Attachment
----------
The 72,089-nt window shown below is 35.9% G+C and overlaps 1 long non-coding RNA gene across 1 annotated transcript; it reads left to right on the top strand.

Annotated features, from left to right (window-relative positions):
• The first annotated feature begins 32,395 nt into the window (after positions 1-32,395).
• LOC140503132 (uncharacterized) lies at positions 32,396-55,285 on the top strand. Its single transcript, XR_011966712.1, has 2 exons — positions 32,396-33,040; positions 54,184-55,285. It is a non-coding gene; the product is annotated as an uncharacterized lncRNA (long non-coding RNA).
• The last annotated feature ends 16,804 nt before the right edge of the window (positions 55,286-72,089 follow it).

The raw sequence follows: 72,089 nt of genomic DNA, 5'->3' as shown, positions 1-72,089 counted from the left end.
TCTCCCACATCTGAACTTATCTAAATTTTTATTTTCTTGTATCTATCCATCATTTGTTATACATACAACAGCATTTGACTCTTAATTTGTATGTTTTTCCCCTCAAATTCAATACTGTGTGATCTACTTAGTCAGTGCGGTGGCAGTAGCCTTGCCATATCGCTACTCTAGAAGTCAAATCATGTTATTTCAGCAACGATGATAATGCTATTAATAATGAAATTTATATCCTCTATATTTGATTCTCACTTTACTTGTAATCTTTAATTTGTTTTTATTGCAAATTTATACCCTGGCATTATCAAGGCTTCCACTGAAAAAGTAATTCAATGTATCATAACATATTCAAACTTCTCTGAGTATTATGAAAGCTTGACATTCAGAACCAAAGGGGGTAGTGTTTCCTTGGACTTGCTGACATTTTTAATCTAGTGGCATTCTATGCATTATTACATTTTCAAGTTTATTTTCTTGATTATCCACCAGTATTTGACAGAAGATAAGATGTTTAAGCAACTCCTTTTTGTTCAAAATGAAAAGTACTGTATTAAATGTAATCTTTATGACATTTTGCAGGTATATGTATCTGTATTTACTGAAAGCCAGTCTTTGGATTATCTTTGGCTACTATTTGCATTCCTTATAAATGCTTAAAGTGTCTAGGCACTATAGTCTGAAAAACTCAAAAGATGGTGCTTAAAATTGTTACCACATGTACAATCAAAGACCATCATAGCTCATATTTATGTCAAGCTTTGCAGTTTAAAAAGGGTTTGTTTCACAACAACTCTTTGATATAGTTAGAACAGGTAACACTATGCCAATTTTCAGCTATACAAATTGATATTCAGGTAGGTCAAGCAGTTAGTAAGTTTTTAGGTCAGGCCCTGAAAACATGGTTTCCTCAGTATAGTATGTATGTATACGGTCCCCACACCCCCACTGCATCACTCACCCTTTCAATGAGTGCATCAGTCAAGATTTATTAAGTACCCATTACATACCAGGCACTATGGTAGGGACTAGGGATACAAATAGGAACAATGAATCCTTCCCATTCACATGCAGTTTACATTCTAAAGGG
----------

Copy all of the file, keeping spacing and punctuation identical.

The 72,089-nt window shown below is 35.9% G+C and overlaps 1 long non-coding RNA gene across 1 annotated transcript; it reads left to right on the top strand.

Annotated features, from left to right (window-relative positions):
• The first annotated feature begins 32,395 nt into the window (after positions 1-32,395).
• LOC140503132 (uncharacterized) lies at positions 32,396-55,285 on the top strand. Its single transcript, XR_011966712.1, has 2 exons — positions 32,396-33,040; positions 54,184-55,285. It is a non-coding gene; the product is annotated as an uncharacterized lncRNA (long non-coding RNA).
• The last annotated feature ends 16,804 nt before the right edge of the window (positions 55,286-72,089 follow it).

The raw sequence follows: 72,089 nt of genomic DNA, 5'->3' as shown, positions 1-72,089 counted from the left end.
TCTCCCACATCTGAACTTATCTAAATTTTTATTTTCTTGTATCTATCCATCATTTGTTATACATACAACAGCATTTGACTCTTAATTTGTATGTTTTTCCCCTCAAATTCAATACTGTGTGATCTACTTAGTCAGTGCGGTGGCAGTAGCCTTGCCATATCGCTACTCTAGAAGTCAAATCATGTTATTTCAGCAACGATGATAATGCTATTAATAATGAAATTTATATCCTCTATATTTGATTCTCACTTTACTTGTAATCTTTAATTTGTTTTTATTGCAAATTTATACCCTGGCATTATCAAGGCTTCCACTGAAAAAGTAATTCAATGTATCATAACATATTCAAACTTCTCTGAGTATTATGAAAGCTTGACATTCAGAACCAAAGGGGGTAGTGTTTCCTTGGACTTGCTGACATTTTTAATCTAGTGGCATTCTATGCATTATTACATTTTCAAGTTTATTTTCTTGATTATCCACCAGTATTTGACAGAAGATAAGATGTTTAAGCAACTCCTTTTTGTTCAAAATGAAAAGTACTGTATTAAATGTAATCTTTATGACATTTTGCAGGTATATGTATCTGTATTTACTGAAAGCCAGTCTTTGGATTATCTTTGGCTACTATTTGCATTCCTTATAAATGCTTAAAGTGTCTAGGCACTATAGTCTGAAAAACTCAAAAGATGGTGCTTAAAATTGTTACCACATGTACAATCAAAGACCATCATAGCTCATATTTATGTCAAGCTTTGCAGTTTAAAAAGGGTTTGTTTCACAACAACTCTTTGATATAGTTAGAACAGGTAACACTATGCCAATTTTCAGCTATACAAATTGATATTCAGGTAGGTCAAGCAGTTAGTAAGTTTTTAGGTCAGGCCCTGAAAACATGGTTTCCTCAGTATAGTATGTATGTATACGGTCCCCACACCCCCACTGCATCACTCACCCTTTCAATGAGTGCATCAGTCAAGATTTATTAAGTACCCATTACATACCAGGCACTATGGTAGGGACTAGGGATACAAATAGGAACAATGAATCCTTCCCATTCACATGCAGTTTACATTCTAAAGGG